Let us know how we can help!

    And thanks so much for joining us and sharing your ideas!

  2. I love that you’re a Computer Scientist and Art Historian – that’s such a compelling intersection in our time. Some claim that art has always powerfully intersected with technology: the quest for lapis lazuli, etc… but certainly in the contemporary moment there is such and intense and powerful symbiosis.

    As if CS & AH weren’t enough, your approach seems very Digital Ethnography. Are you connected to the many Anthropology PhD candidates doing research in SL?

    The “Digital Cultures” group has 479 members! You’re probably already in it, but if not, I guess you’d be #480! 🙂

    I believe that’s the group that meets every other Monday at noon SLT for an hour conversation.It was founded by Tom Bukowski / Tom Boellstorff, author of Coming of Age in Second Life

    There are many cool members there, for example

    Bathsheba Vizenor
    I am an Anthropology PhD student at SUNY-Buffalo.My RL Name is Katie Vizenor. I am conducting my dissertation research in Second Life.
    I am working with VAI and other special interest communities, particularly disability communities.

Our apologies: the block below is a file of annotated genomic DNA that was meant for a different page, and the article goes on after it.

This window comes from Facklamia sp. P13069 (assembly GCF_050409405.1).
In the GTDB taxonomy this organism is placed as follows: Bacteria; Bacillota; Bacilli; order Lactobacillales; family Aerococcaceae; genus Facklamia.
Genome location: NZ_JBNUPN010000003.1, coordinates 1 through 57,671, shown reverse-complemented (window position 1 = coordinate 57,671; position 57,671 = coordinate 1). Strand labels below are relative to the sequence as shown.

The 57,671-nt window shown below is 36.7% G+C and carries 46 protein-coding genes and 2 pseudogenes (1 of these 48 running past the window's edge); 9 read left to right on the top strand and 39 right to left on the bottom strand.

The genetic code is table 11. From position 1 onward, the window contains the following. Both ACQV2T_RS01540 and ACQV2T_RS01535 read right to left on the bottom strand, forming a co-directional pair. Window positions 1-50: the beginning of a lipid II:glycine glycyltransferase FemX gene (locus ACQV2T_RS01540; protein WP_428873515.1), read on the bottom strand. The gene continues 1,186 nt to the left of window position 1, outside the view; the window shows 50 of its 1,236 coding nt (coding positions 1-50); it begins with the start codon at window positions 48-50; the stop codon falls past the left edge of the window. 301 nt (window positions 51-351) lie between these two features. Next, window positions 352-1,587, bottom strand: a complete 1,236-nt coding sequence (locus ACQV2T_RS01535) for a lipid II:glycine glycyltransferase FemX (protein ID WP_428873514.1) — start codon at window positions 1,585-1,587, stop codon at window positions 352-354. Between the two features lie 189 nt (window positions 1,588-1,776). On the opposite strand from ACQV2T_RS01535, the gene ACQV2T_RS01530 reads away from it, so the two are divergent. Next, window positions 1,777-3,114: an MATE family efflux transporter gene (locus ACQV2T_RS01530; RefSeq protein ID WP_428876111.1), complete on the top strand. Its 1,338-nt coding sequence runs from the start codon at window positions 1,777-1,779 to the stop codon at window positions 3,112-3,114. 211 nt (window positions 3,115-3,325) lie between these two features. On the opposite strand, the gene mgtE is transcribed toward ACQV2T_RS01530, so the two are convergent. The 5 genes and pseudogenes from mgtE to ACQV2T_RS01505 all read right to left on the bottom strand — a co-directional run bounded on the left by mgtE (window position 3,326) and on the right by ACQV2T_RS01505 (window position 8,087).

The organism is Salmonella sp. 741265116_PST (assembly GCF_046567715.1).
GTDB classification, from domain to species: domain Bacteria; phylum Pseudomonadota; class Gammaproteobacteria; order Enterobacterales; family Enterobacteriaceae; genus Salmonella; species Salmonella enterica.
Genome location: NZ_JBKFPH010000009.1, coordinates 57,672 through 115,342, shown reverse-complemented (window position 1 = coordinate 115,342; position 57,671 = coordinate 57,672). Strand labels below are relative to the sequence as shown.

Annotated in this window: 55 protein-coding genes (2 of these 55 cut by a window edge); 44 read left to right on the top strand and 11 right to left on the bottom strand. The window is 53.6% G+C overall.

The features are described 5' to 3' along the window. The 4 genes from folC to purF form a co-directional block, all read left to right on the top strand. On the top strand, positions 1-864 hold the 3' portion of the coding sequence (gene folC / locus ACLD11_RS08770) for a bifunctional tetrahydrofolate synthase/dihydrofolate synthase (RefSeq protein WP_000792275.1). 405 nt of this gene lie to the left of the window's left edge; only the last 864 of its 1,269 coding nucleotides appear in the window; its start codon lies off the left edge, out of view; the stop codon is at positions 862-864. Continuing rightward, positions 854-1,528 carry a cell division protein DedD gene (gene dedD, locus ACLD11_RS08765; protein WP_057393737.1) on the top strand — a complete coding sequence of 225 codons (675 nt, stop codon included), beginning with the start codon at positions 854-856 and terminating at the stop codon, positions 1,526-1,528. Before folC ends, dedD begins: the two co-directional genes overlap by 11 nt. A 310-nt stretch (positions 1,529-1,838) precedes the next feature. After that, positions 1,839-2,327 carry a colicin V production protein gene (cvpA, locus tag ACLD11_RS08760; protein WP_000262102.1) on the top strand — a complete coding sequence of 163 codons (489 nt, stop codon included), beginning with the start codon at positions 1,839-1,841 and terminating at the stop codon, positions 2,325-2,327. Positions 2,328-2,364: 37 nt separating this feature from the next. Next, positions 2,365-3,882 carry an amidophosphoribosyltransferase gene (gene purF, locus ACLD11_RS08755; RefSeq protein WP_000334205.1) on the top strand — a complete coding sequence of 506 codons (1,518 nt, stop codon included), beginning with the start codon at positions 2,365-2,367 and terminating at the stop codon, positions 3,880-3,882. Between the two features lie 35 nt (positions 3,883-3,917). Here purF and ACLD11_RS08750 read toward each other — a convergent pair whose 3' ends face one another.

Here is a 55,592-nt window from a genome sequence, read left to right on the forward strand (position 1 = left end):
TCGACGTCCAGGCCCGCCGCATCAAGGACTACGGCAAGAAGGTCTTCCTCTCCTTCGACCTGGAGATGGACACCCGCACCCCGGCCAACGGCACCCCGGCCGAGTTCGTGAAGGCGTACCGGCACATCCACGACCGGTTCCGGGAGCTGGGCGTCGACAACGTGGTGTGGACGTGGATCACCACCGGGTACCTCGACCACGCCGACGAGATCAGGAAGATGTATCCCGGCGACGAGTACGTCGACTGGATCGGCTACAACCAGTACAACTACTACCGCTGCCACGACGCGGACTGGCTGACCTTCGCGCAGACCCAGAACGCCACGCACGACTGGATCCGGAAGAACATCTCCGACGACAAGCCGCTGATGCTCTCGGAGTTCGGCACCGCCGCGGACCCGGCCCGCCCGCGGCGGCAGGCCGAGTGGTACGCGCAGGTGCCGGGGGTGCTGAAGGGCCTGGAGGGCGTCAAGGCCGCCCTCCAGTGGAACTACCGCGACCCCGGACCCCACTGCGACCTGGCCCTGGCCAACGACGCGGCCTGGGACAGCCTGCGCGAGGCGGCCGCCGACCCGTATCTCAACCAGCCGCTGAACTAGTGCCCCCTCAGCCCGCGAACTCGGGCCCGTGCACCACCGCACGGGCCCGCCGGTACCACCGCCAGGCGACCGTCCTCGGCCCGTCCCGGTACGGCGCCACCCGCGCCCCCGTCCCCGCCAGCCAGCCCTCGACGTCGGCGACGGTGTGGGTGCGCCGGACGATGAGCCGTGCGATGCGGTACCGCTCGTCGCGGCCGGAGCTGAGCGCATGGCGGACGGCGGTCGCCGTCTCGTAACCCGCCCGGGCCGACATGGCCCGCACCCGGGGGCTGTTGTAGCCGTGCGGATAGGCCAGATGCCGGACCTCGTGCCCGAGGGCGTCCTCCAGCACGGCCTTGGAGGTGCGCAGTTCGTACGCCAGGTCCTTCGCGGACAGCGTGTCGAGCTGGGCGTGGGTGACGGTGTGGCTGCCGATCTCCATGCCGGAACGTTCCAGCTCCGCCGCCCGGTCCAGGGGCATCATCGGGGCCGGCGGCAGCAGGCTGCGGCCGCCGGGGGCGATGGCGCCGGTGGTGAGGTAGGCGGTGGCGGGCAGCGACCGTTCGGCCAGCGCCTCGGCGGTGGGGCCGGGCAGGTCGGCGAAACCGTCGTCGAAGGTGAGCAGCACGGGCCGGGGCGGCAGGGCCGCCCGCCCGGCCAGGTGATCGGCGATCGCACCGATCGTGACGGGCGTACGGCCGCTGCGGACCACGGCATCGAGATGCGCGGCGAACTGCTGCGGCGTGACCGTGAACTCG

I’ve only had a chance to make it to one of their meetings so far, but that one talked a lot about Participant-Observer methodology & ethics. Really interesting ideas from smart peeps. haha – I have to get back there soon! 🙂

    1. Thanks for the big welcome you guys! I wasn’t expecting this! I really like the idea of using this blog as not only a repository of research data, but actually use it to spark conversations/debates/dialogs, etc. As you read in my proposal, I proposed to use only one-on-one interviews mainly because that was all I though, at the time, would be feasible. I’ll have to check with my committee chair and see if this change in data collection methods needs to be reviewed and/or approved by the committee and/or the ethics board. I’m assuming that it should be fine given that my work, thus far, is only in the proposal stages – aka changes ARE expected to happen. I just would rather be safe than sorry. Of course, even if I do not expect this dissertation to be seen by millions of people, I will never quote any parts of what you say on this blog without your expressed permission and will change your name to a randomly selected pseudonym to protect your privacy. There goes my ethics spiel!
      Speaking of which, thanks for the heads up regarding the Digital Cultures group in SL. Even though I am a huge fan of Boellstorff’s work (I’m sure you noticed that I cited his work numerous times in my dissertation), I have not yet checked them out. I’ll definitely be doing that next Monday :). Guess I really am going to be group member number 480, unless someone beats me to it!

      1. You know, I don’t think I’ve seen a message from Digital Cultures lately… I wonder if they’re taking the summer off or something?

        I’ll try to find out…

        If all else fails we could just start our own little Noon-1 Monday conversation hour while we wait for them.

        I wonder if I have the LM for that nice Lounge / Study they meet at…